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Ni l'un(e) ni l'autre ne ... = Neither [one nor the other] (negation)

Ni l'un(e) ni l'autre ne... means neither one nor the other or neither (of them).

Look at these examples:

J'ai appelé Paul et Hadrien, mais ni l'un ni l'autre n'a répondu.
I called Paul and Hadrien, but neither one nor the other answered

Qu'en est-il de Julien et Sophie? - Ni l'un ni l'autre ne peut venir.
What about Julien and Sophie? - Neither one nor the other can come

Mes filles sont bonnes en maths, mais ni l'une ni l'autre n'est bonne en français.
My daughters are good in maths, but neither [one nor the other] is good in French.

 

Note that l'un/l'une agrees in gender with the object it refers to.

Note also that the verb following is conjugated as il/elle.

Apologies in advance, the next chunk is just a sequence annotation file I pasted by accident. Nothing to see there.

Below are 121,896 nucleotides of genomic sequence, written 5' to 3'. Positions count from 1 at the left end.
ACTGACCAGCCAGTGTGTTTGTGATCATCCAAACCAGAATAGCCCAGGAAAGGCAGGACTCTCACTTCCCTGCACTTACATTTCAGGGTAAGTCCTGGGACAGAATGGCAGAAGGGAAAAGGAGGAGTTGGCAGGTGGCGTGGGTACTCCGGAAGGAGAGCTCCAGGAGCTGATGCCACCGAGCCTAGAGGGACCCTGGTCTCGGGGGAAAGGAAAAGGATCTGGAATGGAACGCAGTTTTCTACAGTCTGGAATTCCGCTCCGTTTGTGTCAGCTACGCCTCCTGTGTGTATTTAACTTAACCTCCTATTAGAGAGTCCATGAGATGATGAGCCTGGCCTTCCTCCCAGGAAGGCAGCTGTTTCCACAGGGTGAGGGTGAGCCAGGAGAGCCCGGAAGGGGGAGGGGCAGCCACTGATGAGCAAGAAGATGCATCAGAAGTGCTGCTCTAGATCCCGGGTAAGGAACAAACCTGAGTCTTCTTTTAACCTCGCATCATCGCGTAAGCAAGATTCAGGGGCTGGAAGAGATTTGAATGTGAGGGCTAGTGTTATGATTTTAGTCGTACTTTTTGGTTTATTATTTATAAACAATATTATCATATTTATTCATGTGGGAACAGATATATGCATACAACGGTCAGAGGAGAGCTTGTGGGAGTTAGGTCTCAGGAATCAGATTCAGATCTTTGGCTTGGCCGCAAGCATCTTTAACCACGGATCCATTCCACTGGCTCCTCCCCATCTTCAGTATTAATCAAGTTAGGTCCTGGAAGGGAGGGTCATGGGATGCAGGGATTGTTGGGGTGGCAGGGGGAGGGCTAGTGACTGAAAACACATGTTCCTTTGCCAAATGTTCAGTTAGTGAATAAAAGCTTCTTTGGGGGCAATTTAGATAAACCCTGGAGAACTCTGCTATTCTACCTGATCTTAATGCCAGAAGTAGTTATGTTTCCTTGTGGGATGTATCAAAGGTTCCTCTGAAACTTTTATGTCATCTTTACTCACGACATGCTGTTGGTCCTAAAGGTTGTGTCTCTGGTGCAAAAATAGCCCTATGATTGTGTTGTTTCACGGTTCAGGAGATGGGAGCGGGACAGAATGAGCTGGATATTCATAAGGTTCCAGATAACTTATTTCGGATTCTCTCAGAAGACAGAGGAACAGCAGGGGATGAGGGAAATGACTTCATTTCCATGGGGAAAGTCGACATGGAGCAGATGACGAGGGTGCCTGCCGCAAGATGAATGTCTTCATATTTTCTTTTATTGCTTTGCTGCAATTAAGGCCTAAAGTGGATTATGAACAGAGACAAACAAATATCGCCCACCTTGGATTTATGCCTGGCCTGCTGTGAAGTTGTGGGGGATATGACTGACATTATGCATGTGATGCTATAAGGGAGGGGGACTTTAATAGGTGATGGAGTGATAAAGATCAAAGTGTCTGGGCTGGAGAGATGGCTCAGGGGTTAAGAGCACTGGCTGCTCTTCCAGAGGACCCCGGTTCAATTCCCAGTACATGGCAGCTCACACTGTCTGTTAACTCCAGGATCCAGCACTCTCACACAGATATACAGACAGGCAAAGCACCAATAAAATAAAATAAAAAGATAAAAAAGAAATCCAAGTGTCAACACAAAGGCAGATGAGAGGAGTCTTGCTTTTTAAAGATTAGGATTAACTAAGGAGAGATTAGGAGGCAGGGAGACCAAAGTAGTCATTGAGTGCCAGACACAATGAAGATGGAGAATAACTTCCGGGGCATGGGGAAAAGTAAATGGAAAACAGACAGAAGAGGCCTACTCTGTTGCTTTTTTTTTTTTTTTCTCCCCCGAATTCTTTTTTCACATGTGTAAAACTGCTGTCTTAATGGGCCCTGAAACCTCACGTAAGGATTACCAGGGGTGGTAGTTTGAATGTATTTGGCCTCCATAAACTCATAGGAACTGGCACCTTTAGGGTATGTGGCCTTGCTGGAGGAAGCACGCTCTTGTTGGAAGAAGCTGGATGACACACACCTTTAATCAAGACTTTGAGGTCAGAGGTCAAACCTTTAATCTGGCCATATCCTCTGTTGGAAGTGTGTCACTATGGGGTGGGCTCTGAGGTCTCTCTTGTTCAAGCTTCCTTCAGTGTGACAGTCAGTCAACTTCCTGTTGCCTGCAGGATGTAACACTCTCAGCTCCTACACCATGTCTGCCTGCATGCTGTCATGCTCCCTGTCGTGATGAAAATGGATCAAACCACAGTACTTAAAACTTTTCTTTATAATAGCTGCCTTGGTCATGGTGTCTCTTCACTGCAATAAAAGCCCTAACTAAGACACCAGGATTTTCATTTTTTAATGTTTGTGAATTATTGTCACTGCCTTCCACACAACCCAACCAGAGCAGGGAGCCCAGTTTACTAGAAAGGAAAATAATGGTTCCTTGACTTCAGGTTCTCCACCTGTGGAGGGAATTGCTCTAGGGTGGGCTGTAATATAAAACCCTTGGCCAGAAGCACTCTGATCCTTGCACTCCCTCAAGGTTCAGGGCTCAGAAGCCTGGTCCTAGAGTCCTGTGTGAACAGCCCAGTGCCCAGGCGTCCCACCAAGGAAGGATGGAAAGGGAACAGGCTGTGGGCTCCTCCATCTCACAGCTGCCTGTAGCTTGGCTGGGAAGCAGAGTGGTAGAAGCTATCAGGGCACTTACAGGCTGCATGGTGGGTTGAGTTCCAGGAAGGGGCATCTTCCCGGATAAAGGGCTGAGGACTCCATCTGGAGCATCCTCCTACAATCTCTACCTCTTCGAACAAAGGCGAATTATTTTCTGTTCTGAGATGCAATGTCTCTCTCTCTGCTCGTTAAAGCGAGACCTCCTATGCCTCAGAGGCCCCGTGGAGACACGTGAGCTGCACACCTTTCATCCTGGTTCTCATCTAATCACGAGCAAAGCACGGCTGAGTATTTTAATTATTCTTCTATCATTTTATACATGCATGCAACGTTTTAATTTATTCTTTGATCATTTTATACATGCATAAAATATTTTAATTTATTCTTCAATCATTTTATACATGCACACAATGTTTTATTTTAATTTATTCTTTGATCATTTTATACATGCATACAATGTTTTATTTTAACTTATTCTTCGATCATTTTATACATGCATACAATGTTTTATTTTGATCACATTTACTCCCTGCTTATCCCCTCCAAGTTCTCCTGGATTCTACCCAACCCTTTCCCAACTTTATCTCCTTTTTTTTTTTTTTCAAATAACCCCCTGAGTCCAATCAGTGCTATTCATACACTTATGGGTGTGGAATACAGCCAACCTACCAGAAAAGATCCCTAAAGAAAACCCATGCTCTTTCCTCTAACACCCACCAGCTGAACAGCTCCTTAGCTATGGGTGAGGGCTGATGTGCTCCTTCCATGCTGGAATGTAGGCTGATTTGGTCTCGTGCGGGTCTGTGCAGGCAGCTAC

Ni l'un/e ni l'autre can also be used on its own to express neither:

Tu veux fraise ou vanille? - Ni l'un ni l'autre.
Do you want strawberry or vanilla? - Neither.

Tu aimes Fiona ou Pauline? - Ni l'une ni l'autre.
Do you love Fiona or Pauline? - Neither.

Learn more about these related French grammar topics

Examples and resources

J'ai appelé Paul et Hadrien, mais ni l'un ni l'autre n'a répondu.
I called Paul and Hadrien, but neither one nor the other answered


Mes filles sont bonnes en maths, mais ni l'une ni l'autre n'est bonne en français.
My daughters are good in maths, but neither [one nor the other] is good in French.


Tu aimes Fiona ou Pauline? - Ni l'une ni l'autre.
Do you love Fiona or Pauline? - Neither.


Tu veux fraise ou vanille? - Ni l'un ni l'autre.
Do you want strawberry or vanilla? - Neither.


Qu'en est-il de Julien et Sophie? - Ni l'un ni l'autre ne peut venir.
What about Julien and Sophie? - Neither one nor the other can come


Q&A

helen

Kwiziq community member

30 January 2018

4 replies

Can you use aucun/aucune to shorten these sentences?

Especially, if you are saing "neither". Could you use aucun/aucune with "ne" in front fo the verb: J'ai appelé Paul et Hadrien, mais aucun (or personne) n'a répondu." (I'm thinking now that aucun is about things not people? So, what about personne?)